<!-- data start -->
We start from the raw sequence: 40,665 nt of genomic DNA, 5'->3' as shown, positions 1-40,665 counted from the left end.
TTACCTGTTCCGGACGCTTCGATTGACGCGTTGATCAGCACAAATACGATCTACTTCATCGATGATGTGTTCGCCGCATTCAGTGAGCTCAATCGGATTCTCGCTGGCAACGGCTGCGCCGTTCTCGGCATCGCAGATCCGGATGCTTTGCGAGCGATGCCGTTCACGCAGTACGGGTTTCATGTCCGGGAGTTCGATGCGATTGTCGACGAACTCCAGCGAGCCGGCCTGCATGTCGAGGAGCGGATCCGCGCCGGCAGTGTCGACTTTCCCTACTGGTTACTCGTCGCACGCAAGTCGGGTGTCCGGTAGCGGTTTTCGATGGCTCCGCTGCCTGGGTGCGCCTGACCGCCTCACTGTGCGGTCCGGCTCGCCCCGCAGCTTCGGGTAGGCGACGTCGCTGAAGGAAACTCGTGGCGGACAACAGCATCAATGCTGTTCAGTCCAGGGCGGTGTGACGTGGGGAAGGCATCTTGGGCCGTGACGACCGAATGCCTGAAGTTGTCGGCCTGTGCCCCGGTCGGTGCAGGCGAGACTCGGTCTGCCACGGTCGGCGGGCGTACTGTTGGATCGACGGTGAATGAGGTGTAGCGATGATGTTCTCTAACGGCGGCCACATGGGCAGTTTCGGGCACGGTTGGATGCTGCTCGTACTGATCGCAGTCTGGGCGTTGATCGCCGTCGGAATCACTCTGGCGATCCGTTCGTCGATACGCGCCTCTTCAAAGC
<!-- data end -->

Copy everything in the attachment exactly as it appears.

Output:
We start from the raw sequence: 40,665 nt of genomic DNA, 5'->3' as shown, positions 1-40,665 counted from the left end.
TTACCTGTTCCGGACGCTTCGATTGACGCGTTGATCAGCACAAATACGATCTACTTCATCGATGATGTGTTCGCCGCATTCAGTGAGCTCAATCGGATTCTCGCTGGCAACGGCTGCGCCGTTCTCGGCATCGCAGATCCGGATGCTTTGCGAGCGATGCCGTTCACGCAGTACGGGTTTCATGTCCGGGAGTTCGATGCGATTGTCGACGAACTCCAGCGAGCCGGCCTGCATGTCGAGGAGCGGATCCGCGCCGGCAGTGTCGACTTTCCCTACTGGTTACTCGTCGCACGCAAGTCGGGTGTCCGGTAGCGGTTTTCGATGGCTCCGCTGCCTGGGTGCGCCTGACCGCCTCACTGTGCGGTCCGGCTCGCCCCGCAGCTTCGGGTAGGCGACGTCGCTGAAGGAAACTCGTGGCGGACAACAGCATCAATGCTGTTCAGTCCAGGGCGGTGTGACGTGGGGAAGGCATCTTGGGCCGTGACGACCGAATGCCTGAAGTTGTCGGCCTGTGCCCCGGTCGGTGCAGGCGAGACTCGGTCTGCCACGGTCGGCGGGCGTACTGTTGGATCGACGGTGAATGAGGTGTAGCGATGATGTTCTCTAACGGCGGCCACATGGGCAGTTTCGGGCACGGTTGGATGCTGCTCGTACTGATCGCAGTCTGGGCGTTGATCGCCGTCGGAATCACTCTGGCGATCCGTTCGTCGATACGCGCCTCTTCAAAGC